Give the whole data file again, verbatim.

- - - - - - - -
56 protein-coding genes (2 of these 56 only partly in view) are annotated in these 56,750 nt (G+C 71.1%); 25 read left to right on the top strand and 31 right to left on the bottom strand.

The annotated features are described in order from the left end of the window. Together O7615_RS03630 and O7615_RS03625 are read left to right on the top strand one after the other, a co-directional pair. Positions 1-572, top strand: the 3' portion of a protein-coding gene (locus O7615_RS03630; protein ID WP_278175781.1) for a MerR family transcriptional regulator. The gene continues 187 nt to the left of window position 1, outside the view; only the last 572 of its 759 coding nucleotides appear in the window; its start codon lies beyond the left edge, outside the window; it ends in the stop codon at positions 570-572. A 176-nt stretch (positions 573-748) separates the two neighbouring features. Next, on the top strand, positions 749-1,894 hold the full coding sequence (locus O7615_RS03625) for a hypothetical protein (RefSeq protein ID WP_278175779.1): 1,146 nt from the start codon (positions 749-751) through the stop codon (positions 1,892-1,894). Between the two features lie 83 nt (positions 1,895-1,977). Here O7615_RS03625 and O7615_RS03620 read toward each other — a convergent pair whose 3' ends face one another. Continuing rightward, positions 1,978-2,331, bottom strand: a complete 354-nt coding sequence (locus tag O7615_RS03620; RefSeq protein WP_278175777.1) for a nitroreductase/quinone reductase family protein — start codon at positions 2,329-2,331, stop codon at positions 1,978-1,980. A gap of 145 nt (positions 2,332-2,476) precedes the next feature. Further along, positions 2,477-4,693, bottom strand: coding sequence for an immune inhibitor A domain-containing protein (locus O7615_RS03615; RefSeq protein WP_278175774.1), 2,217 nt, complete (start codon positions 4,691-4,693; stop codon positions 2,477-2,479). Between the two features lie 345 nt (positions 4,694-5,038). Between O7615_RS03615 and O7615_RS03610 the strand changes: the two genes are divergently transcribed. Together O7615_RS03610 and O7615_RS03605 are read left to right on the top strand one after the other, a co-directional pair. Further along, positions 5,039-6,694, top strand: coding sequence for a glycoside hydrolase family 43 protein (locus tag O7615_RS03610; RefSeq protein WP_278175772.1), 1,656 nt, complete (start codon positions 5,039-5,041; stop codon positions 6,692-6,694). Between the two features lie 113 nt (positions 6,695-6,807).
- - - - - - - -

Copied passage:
56 protein-coding genes (2 of these 56 only partly in view) are annotated in these 56,750 nt (G+C 71.1%); 25 read left to right on the top strand and 31 right to left on the bottom strand.

The annotated features are described in order from the left end of the window. Together O7615_RS03630 and O7615_RS03625 are read left to right on the top strand one after the other, a co-directional pair. Positions 1-572, top strand: the 3' portion of a protein-coding gene (locus O7615_RS03630; protein ID WP_278175781.1) for a MerR family transcriptional regulator. The gene continues 187 nt to the left of window position 1, outside the view; only the last 572 of its 759 coding nucleotides appear in the window; its start codon lies beyond the left edge, outside the window; it ends in the stop codon at positions 570-572. A 176-nt stretch (positions 573-748) separates the two neighbouring features. Next, on the top strand, positions 749-1,894 hold the full coding sequence (locus O7615_RS03625) for a hypothetical protein (RefSeq protein ID WP_278175779.1): 1,146 nt from the start codon (positions 749-751) through the stop codon (positions 1,892-1,894). Between the two features lie 83 nt (positions 1,895-1,977). Here O7615_RS03625 and O7615_RS03620 read toward each other — a convergent pair whose 3' ends face one another. Continuing rightward, positions 1,978-2,331, bottom strand: a complete 354-nt coding sequence (locus tag O7615_RS03620; RefSeq protein WP_278175777.1) for a nitroreductase/quinone reductase family protein — start codon at positions 2,329-2,331, stop codon at positions 1,978-1,980. A gap of 145 nt (positions 2,332-2,476) precedes the next feature. Further along, positions 2,477-4,693, bottom strand: coding sequence for an immune inhibitor A domain-containing protein (locus O7615_RS03615; RefSeq protein WP_278175774.1), 2,217 nt, complete (start codon positions 4,691-4,693; stop codon positions 2,477-2,479). Between the two features lie 345 nt (positions 4,694-5,038). Between O7615_RS03615 and O7615_RS03610 the strand changes: the two genes are divergently transcribed. Together O7615_RS03610 and O7615_RS03605 are read left to right on the top strand one after the other, a co-directional pair. Further along, positions 5,039-6,694, top strand: coding sequence for a glycoside hydrolase family 43 protein (locus tag O7615_RS03610; RefSeq protein WP_278175772.1), 1,656 nt, complete (start codon positions 5,039-5,041; stop codon positions 6,692-6,694). Between the two features lie 113 nt (positions 6,695-6,807).